An article in the Toronto Globe and Mail discusses the use of the inuksuk or inukshuk on the flag of the Nunavut Territory and the way the inunnguaq was used as a symbol for the Canadian Olympics in 2010 but mistakenly called an inuksuk.  Some people think inukshuks and inunnguaqs are important Inuit cultural symbols and should not be used for decoration or marketing. What do you think?

Tourists from around the world are building impromptu inukshuks all over the place in Canada’s national parks and conservation officers are removing them because they alter the natural landscape. Are the officers doing the right thing? 

I’ve learned there are inunnguaqs mistakenly called inukshuks all over the world.  


An “inukshuk” but really a inunnguaq in Hiroshima Japan donated by a variety of Canadian groups as a landmark for peace.


A Inunnguaq labeled as an inuksuk in the Canadian Embassy in Washington DC

Other posts……….

Build Your Own

Making Wishes in Sedona

Getting Nostalgic and Just a Little Sad

Leave a comment

Filed under Art, WInnipeg Art Gallery

What Is It?

I am getting ready to do an Inuit tour at the Winnipeg Art Gallery for a group of alumni from an American University.  I plan to show them some of the Inuit artifacts we have at the gallery and connect them to some artwork we have had on view at the Winnipeg Art Gallery in the past. 


Item: Bird Hunting Weapon (bolo)

Material: sinew and bone

UseThis weapon is thrown at flying birds. The weighted cords spin and open wide to entangle the bird.

In this print by Elisapee Ishulutaq you can see bird hunters capturing prey. 

Item: Jigger

Material: antlers, braided sinew, nail

Use:ice fishing

In this wall hanging by Martha Kakee we see Inuit fishermen at work.

Item: ulu- a woman’s knife

Material: steel and antler

Use: skinning and cleaning animals, cutting hair, cutting food, cutting sinew for sewingIn this pen and colored pencil drawing by Tabea Murphy you can see the ulu on the table of the kamik maker. 

Item: Item: snow goggles

Material: antler and caribou sinew

Use: protect eyes from sun and snow glare

If you look closely you can see a person wearing snow goggles in this Brazilian soapstone sculpture by Abraham Ruben called Spirits of the Great Hunt.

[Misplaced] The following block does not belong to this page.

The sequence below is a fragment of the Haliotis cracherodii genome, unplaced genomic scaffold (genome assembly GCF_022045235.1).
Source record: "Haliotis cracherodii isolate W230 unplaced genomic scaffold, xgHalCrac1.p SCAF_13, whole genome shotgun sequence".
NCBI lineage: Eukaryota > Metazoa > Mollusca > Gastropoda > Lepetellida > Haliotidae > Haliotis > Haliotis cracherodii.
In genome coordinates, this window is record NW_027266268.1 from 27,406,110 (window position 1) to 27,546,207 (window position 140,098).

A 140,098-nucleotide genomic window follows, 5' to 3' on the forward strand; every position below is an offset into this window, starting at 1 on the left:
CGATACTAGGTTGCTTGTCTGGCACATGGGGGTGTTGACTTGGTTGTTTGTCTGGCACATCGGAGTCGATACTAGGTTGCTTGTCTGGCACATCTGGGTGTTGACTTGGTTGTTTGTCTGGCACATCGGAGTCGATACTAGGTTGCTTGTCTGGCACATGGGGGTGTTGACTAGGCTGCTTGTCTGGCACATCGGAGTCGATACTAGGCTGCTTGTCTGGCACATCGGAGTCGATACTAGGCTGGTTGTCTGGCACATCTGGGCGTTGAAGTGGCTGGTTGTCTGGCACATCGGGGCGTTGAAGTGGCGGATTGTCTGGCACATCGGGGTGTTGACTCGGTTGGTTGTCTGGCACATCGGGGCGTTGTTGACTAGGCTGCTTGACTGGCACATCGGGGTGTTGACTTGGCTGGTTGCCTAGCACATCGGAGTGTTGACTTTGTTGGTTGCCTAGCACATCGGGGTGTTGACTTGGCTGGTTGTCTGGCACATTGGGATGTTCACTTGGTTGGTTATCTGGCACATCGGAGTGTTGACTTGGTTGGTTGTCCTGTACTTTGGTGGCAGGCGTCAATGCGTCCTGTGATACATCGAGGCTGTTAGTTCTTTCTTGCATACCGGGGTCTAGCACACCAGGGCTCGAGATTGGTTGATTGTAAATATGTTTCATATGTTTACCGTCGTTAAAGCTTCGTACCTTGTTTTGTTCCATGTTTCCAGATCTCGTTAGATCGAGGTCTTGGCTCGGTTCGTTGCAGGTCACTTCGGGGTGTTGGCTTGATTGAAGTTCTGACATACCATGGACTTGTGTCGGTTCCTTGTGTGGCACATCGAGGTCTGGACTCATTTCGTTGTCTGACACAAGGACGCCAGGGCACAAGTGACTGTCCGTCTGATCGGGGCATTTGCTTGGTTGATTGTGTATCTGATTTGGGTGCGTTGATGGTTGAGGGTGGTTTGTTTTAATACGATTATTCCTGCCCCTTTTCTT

Item: toy sled (qamutiik)

Material: antler, wood, string

Use: Children made toy sleds that were exact replicas of real sleds in order to practice the skill of sled building

You can see a qamutiik (sled) outside the door of the sealskin tent in this section of a mural by Elisapee Ishulutaq.In this pen and ink work called Sacrilege Jason Shiwak critiques colonialism and Christianity.  The man with the qamutiik (sled)  is trapped between a Christian missionary and a shaman transforming into a raven. 

I still need to find connecting artworks to a number of other artifacts to prepare for the tour.  Perhaps I will share them in a future post. 

Other posts……….

Inuit Art Isn’t Just Soapstone Carvings

Inuit Games

Looking Cool the Inuit Way


Leave a comment

Filed under Art, WInnipeg Art Gallery

Meet Priscilla

Drawing of Priscilla by British artist Harold Copping created for a book called Women of the Bible published in 1927.

One of the woman I talked about at a retreat last weekend was Priscilla whose story is told in the New Testament primarily in the book of Acts but also in 1 Corinthians, Romans and 2 Timothy.  Priscilla was educated, independent, brave and opinionated and some scholars make the case for her having written the book of Hebrews in the New Testament. A variety of artworks I found illuminate her life.

Greek Orthodox Church icon of Priscilla and Aquila.